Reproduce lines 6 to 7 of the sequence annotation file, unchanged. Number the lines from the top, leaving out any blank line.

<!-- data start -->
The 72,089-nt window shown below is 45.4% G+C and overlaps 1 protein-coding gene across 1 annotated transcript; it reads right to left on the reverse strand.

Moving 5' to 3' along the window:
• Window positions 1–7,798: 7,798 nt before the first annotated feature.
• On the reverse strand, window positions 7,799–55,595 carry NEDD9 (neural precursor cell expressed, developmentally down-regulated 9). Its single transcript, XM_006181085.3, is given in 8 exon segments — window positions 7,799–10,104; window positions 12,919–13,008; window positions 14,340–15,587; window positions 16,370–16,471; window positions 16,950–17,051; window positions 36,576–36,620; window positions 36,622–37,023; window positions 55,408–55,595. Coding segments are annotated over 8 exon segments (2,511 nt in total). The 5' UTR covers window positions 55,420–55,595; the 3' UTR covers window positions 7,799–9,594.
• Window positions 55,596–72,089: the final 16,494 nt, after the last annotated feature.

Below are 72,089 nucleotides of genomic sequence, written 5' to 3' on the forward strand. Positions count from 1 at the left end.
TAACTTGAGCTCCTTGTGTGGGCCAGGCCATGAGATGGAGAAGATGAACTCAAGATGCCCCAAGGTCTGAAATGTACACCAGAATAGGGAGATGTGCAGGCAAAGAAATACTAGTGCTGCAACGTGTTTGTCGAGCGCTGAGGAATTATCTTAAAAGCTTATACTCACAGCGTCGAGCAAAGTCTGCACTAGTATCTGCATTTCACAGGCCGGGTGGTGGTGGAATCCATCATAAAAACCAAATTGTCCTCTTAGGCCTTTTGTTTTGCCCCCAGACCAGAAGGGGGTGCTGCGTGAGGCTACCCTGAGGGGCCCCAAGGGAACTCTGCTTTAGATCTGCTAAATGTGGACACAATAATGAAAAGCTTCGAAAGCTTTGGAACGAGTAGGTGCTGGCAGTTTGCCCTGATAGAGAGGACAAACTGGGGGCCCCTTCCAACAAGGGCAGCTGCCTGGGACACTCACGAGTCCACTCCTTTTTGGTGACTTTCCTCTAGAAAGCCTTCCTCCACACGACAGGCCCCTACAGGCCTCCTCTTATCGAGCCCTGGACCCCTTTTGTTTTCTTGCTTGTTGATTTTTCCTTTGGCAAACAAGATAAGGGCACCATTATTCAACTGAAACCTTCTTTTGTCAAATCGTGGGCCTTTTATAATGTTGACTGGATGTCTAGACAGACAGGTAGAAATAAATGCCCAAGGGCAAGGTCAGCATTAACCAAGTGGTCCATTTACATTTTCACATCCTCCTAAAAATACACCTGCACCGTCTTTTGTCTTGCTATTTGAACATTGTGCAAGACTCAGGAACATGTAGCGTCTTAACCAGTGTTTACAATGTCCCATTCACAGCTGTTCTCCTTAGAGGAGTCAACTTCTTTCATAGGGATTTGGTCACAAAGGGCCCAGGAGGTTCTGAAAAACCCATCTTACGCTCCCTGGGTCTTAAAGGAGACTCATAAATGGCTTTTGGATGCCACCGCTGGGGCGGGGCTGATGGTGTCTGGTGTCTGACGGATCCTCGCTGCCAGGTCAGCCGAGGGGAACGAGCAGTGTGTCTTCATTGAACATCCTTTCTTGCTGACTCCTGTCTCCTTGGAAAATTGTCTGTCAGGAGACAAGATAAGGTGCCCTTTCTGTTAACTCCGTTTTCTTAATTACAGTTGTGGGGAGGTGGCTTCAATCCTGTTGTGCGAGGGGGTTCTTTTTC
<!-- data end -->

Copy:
Below are 72,089 nucleotides of genomic sequence, written 5' to 3' on the forward strand. Positions count from 1 at the left end.
TAACTTGAGCTCCTTGTGTGGGCCAGGCCATGAGATGGAGAAGATGAACTCAAGATGCCCCAAGGTCTGAAATGTACACCAGAATAGGGAGATGTGCAGGCAAAGAAATACTAGTGCTGCAACGTGTTTGTCGAGCGCTGAGGAATTATCTTAAAAGCTTATACTCACAGCGTCGAGCAAAGTCTGCACTAGTATCTGCATTTCACAGGCCGGGTGGTGGTGGAATCCATCATAAAAACCAAATTGTCCTCTTAGGCCTTTTGTTTTGCCCCCAGACCAGAAGGGGGTGCTGCGTGAGGCTACCCTGAGGGGCCCCAAGGGAACTCTGCTTTAGATCTGCTAAATGTGGACACAATAATGAAAAGCTTCGAAAGCTTTGGAACGAGTAGGTGCTGGCAGTTTGCCCTGATAGAGAGGACAAACTGGGGGCCCCTTCCAACAAGGGCAGCTGCCTGGGACACTCACGAGTCCACTCCTTTTTGGTGACTTTCCTCTAGAAAGCCTTCCTCCACACGACAGGCCCCTACAGGCCTCCTCTTATCGAGCCCTGGACCCCTTTTGTTTTCTTGCTTGTTGATTTTTCCTTTGGCAAACAAGATAAGGGCACCATTATTCAACTGAAACCTTCTTTTGTCAAATCGTGGGCCTTTTATAATGTTGACTGGATGTCTAGACAGACAGGTAGAAATAAATGCCCAAGGGCAAGGTCAGCATTAACCAAGTGGTCCATTTACATTTTCACATCCTCCTAAAAATACACCTGCACCGTCTTTTGTCTTGCTATTTGAACATTGTGCAAGACTCAGGAACATGTAGCGTCTTAACCAGTGTTTACAATGTCCCATTCACAGCTGTTCTCCTTAGAGGAGTCAACTTCTTTCATAGGGATTTGGTCACAAAGGGCCCAGGAGGTTCTGAAAAACCCATCTTACGCTCCCTGGGTCTTAAAGGAGACTCATAAATGGCTTTTGGATGCCACCGCTGGGGCGGGGCTGATGGTGTCTGGTGTCTGACGGATCCTCGCTGCCAGGTCAGCCGAGGGGAACGAGCAGTGTGTCTTCATTGAACATCCTTTCTTGCTGACTCCTGTCTCCTTGGAAAATTGTCTGTCAGGAGACAAGATAAGGTGCCCTTTCTGTTAACTCCGTTTTCTTAATTACAGTTGTGGGGAGGTGGCTTCAATCCTGTTGTGCGAGGGGGTTCTTTTTC